The best laid plans of mice and men… sometimes work out pretty well! And if you want to conduct a really useful interview, planning factors heavily into it. In an article for Business News Daily, Jennifer Post describes what you must do.
Begin by researching candidates thoroughly. Scan their social media to make sure they are not insane, and craft some questions that dig into the pertinent information they put on their resume. That being said, one resource Post uses says you should limit a 30-minute interview to four to six questions, and an hour interview to eight to 12 questions. These are guidelines that you can bend as the occasion calls for it.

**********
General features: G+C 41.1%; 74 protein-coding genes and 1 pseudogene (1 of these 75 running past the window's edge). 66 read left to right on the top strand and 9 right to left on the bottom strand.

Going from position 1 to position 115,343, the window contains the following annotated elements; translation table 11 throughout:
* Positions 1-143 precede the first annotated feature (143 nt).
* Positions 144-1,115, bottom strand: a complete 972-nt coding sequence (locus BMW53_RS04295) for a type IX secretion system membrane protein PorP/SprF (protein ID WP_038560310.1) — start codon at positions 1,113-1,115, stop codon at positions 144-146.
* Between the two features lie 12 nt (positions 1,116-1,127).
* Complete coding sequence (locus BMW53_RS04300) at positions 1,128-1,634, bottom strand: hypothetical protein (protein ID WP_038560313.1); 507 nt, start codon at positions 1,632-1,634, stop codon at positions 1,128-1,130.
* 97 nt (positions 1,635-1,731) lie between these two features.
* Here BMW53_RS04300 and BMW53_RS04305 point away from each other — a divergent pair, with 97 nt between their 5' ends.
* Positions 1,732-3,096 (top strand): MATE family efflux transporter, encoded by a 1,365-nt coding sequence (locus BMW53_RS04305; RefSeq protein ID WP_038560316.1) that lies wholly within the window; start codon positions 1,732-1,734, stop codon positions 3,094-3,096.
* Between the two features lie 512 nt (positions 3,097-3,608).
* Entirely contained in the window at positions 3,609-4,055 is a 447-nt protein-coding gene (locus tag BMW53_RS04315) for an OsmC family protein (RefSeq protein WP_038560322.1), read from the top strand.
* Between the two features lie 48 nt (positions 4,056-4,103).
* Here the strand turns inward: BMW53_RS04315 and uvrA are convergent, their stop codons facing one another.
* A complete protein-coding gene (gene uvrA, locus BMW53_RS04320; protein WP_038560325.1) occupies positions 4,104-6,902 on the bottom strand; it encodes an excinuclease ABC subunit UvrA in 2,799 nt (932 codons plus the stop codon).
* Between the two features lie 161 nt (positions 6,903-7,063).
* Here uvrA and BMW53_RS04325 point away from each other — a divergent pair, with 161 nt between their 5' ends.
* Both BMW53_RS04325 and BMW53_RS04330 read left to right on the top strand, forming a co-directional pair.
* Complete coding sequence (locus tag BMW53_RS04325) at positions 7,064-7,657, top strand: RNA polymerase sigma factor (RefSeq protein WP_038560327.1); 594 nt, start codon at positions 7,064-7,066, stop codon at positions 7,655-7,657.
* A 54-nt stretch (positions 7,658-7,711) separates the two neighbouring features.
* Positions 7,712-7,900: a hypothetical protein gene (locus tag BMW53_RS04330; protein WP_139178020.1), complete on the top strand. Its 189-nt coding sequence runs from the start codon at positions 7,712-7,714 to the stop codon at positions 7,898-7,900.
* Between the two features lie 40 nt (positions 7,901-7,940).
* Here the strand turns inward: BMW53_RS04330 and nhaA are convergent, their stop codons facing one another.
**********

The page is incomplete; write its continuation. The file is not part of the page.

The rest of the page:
It is possible you yourself may not understand the full nuance involved in the skills required for a job. As such, consult SMEs to help you craft the best job requirements. They may also be able to help you understand some of the more esoteric things people list on their resumes.
Leading up to the interview, email the candidate a document to get him or her up to speed on what to expect at the interview—dress tips, what to bring, etc. If a candidate does not heed this advice, you know right away that the person is not worth your time. And during the interview itself, remember to keep it a two-way conversation. Break the ice with a non-job-related question or two. It is normal for candidates to be nervous at the interview, and it will probably subside as the questioning goes on. However, if their nervousness never subsides, that might be a red flag too.
You can view the original article here: http://www.businessnewsdaily.com/5212-job-interviews-techniques.html